Do you see the purple booth in the far background? That marks the beginning of this line, for a free (seemingly empty) purple stocking by a chocolate company. I was also impressed at a similar booth where you could get “free” chocolate for liking a brand on Facebook or following them on Instagram. I heard the workers talking and they said they’d hit half a million likes with their promotion.
I’ve been thinking a bit about social marketing lately because I’ve being managing communications and media for research organisations and not for profits for many years now. In general, the social sciences don’t do marketing well and this is especially the case in my field of sociology.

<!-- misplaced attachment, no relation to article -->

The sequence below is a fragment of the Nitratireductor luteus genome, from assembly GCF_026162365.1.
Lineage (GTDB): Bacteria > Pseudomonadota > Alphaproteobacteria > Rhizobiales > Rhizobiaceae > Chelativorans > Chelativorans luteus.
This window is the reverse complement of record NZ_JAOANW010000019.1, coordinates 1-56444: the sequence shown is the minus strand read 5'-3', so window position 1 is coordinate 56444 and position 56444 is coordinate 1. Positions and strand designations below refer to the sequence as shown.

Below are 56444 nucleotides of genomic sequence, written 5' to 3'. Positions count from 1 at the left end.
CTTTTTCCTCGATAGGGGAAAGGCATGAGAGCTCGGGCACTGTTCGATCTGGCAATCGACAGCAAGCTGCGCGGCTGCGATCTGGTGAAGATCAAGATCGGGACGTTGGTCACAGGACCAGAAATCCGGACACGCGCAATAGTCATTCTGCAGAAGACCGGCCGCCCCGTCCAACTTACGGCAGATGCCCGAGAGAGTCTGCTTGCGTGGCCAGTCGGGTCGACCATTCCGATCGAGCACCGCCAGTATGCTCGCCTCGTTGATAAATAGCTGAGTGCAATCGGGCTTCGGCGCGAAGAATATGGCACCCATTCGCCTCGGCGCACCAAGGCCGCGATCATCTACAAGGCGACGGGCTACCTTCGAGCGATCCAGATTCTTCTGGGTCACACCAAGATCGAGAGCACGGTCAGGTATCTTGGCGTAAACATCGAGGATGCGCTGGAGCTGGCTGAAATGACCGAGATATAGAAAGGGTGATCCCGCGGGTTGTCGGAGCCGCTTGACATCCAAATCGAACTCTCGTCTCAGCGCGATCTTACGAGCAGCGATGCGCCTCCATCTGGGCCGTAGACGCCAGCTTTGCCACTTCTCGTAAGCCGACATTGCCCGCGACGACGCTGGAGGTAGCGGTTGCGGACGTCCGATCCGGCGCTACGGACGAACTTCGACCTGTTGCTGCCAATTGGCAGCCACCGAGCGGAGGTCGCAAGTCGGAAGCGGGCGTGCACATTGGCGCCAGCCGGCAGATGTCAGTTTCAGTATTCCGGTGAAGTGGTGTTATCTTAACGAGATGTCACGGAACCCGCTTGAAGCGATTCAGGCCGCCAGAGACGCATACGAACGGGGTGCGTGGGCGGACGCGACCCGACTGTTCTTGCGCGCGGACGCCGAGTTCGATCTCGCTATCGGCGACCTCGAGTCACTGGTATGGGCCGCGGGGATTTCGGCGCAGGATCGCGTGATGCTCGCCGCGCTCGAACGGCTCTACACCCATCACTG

A study of teaching sociology in Australia led by Helen Marshall found that our “sociology” brand is weak including through the names of our courses and how we promote them. I wish we did this better. Economics and psychology excelled at marketing early in their history (not without internal controversies) particularly by elevating their likeness to physical and natural sciences. When the public does not understand what we do this is a public relations problem. It especially matters to non-academic practitioners. That’s why I set up Sociology at Work, to support practitioners, and the Social Science Insights blog, to promote the value of social science in policy, business and communities.
Let’s change public perception to get them lining up around the block for our knowledge!